"The big mamou" or "the grand mamou" is an American idiom meaning to pull out all the stops, bring out the big guns, and do it right. It is not very commonly heard even in America, being primarily found in and around the state of Louisiana.
The origin of 'mamou' is highly debatable. Most likely it comes from the French mammouth, meaning 'mammoth' -- in this case, specifically in the sense of 'big'. The Mammoth Prairie is a large prairie of over 1,200,000 acres in south-western Louisiana, and has been referred to as such in both English and French since the 1700s. The name lives on in the town of Mamou, LA, a small town known as "the Cajun Music Capital of the World" (n.b., however, that Opelousas is "the Zydeco Music Capital of the World").
Les Mardi Gras devient de tout partout
Mais principalement di Grand Mamou
--La Chanson des Mardi-Gras, traditional folk song.
Either origin, refering to 'mammoth' or the chance to hit it big in Mamou, would be enough to explain the term, but there are also references to Native American origins -- a local Chief Mamou or a type of bean locally referred to as the Mamou bean, which has a tall stalk, thorns, and bright red flowers. While it remains uncertain who or what had the name first, the modern usage most likely comes in reference to the town or prairie.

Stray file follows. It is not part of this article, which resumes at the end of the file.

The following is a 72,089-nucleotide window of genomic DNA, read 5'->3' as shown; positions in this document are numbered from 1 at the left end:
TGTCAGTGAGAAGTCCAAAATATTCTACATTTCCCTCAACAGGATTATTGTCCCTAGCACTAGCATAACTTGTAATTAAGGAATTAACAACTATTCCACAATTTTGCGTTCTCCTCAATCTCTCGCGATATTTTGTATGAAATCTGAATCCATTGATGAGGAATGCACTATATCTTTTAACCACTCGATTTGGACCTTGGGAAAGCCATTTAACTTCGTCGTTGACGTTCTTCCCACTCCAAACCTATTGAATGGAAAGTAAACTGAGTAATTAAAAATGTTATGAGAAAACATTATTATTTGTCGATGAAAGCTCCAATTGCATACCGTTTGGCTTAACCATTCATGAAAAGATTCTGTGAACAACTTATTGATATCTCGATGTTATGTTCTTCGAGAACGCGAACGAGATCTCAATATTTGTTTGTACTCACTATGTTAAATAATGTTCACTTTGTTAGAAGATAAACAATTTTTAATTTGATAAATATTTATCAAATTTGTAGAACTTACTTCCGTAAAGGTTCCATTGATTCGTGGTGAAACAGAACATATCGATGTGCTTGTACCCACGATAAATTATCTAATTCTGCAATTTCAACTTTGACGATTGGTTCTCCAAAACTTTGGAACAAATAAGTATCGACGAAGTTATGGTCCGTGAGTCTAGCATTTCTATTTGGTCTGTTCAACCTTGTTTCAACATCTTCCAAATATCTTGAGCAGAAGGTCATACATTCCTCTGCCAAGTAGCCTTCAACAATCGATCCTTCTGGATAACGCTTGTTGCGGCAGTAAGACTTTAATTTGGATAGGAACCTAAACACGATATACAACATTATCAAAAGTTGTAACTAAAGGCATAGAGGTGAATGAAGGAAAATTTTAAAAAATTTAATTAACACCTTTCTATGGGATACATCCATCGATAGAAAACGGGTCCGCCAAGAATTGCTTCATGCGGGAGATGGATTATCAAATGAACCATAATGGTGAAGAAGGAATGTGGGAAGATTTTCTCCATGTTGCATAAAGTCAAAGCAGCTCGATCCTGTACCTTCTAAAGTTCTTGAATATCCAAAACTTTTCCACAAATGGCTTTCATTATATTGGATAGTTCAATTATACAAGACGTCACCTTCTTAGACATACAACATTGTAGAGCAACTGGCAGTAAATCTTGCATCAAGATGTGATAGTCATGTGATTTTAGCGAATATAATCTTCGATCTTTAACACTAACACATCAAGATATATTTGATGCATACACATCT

It is perhaps worth noting that the most prominent usage of the term "the big Mamou" in modern times appears to be as a Very Cajun way to name random menu items, from crayfish dishes to cocktails to breakfast biscuits. There are also a few restaurants of this name. In this context, Mamou is flavor text, and indicates nothing specific about the dish, other than that it is targeted at tourists.